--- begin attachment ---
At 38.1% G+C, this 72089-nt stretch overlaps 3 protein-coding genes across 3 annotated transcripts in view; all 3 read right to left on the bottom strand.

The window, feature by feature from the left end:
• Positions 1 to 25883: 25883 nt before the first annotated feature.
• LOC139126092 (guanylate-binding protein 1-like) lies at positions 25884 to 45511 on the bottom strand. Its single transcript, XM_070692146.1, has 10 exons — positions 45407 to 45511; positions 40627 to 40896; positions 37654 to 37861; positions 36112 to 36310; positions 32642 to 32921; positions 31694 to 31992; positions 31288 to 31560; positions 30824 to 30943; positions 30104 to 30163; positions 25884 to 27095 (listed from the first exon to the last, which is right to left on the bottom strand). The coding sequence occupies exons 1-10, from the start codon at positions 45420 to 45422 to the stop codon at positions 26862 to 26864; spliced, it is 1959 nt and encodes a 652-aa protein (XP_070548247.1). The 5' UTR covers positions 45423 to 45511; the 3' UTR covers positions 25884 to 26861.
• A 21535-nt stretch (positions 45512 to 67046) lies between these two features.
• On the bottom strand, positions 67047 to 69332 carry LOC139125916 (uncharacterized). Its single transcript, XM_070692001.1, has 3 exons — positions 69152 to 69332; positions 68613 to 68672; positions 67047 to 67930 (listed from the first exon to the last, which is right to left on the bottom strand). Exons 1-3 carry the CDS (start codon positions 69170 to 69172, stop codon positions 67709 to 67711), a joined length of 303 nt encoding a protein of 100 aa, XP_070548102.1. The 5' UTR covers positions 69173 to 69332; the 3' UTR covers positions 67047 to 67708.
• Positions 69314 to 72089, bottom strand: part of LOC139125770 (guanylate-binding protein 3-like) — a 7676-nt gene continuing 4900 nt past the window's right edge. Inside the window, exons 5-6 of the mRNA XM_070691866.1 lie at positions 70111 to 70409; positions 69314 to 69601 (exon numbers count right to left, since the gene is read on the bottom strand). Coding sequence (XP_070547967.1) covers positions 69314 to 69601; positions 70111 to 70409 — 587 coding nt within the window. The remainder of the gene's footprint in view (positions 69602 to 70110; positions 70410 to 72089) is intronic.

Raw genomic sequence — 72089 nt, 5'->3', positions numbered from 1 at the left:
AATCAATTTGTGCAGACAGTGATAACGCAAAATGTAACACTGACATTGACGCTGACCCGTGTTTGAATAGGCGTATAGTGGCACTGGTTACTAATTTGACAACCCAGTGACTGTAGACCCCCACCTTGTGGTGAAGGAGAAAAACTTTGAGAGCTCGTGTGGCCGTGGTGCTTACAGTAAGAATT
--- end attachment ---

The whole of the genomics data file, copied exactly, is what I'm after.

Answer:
At 38.1% G+C, this 72089-nt stretch overlaps 3 protein-coding genes across 3 annotated transcripts in view; all 3 read right to left on the bottom strand.

The window, feature by feature from the left end:
• Positions 1 to 25883: 25883 nt before the first annotated feature.
• LOC139126092 (guanylate-binding protein 1-like) lies at positions 25884 to 45511 on the bottom strand. Its single transcript, XM_070692146.1, has 10 exons — positions 45407 to 45511; positions 40627 to 40896; positions 37654 to 37861; positions 36112 to 36310; positions 32642 to 32921; positions 31694 to 31992; positions 31288 to 31560; positions 30824 to 30943; positions 30104 to 30163; positions 25884 to 27095 (listed from the first exon to the last, which is right to left on the bottom strand). The coding sequence occupies exons 1-10, from the start codon at positions 45420 to 45422 to the stop codon at positions 26862 to 26864; spliced, it is 1959 nt and encodes a 652-aa protein (XP_070548247.1). The 5' UTR covers positions 45423 to 45511; the 3' UTR covers positions 25884 to 26861.
• A 21535-nt stretch (positions 45512 to 67046) lies between these two features.
• On the bottom strand, positions 67047 to 69332 carry LOC139125916 (uncharacterized). Its single transcript, XM_070692001.1, has 3 exons — positions 69152 to 69332; positions 68613 to 68672; positions 67047 to 67930 (listed from the first exon to the last, which is right to left on the bottom strand). Exons 1-3 carry the CDS (start codon positions 69170 to 69172, stop codon positions 67709 to 67711), a joined length of 303 nt encoding a protein of 100 aa, XP_070548102.1. The 5' UTR covers positions 69173 to 69332; the 3' UTR covers positions 67047 to 67708.
• Positions 69314 to 72089, bottom strand: part of LOC139125770 (guanylate-binding protein 3-like) — a 7676-nt gene continuing 4900 nt past the window's right edge. Inside the window, exons 5-6 of the mRNA XM_070691866.1 lie at positions 70111 to 70409; positions 69314 to 69601 (exon numbers count right to left, since the gene is read on the bottom strand). Coding sequence (XP_070547967.1) covers positions 69314 to 69601; positions 70111 to 70409 — 587 coding nt within the window. The remainder of the gene's footprint in view (positions 69602 to 70110; positions 70410 to 72089) is intronic.

Raw genomic sequence — 72089 nt, 5'->3', positions numbered from 1 at the left:
AATCAATTTGTGCAGACAGTGATAACGCAAAATGTAACACTGACATTGACGCTGACCCGTGTTTGAATAGGCGTATAGTGGCACTGGTTACTAATTTGACAACCCAGTGACTGTAGACCCCCACCTTGTGGTGAAGGAGAAAAACTTTGAGAGCTCGTGTGGCCGTGGTGCTTACAGTAAGAATT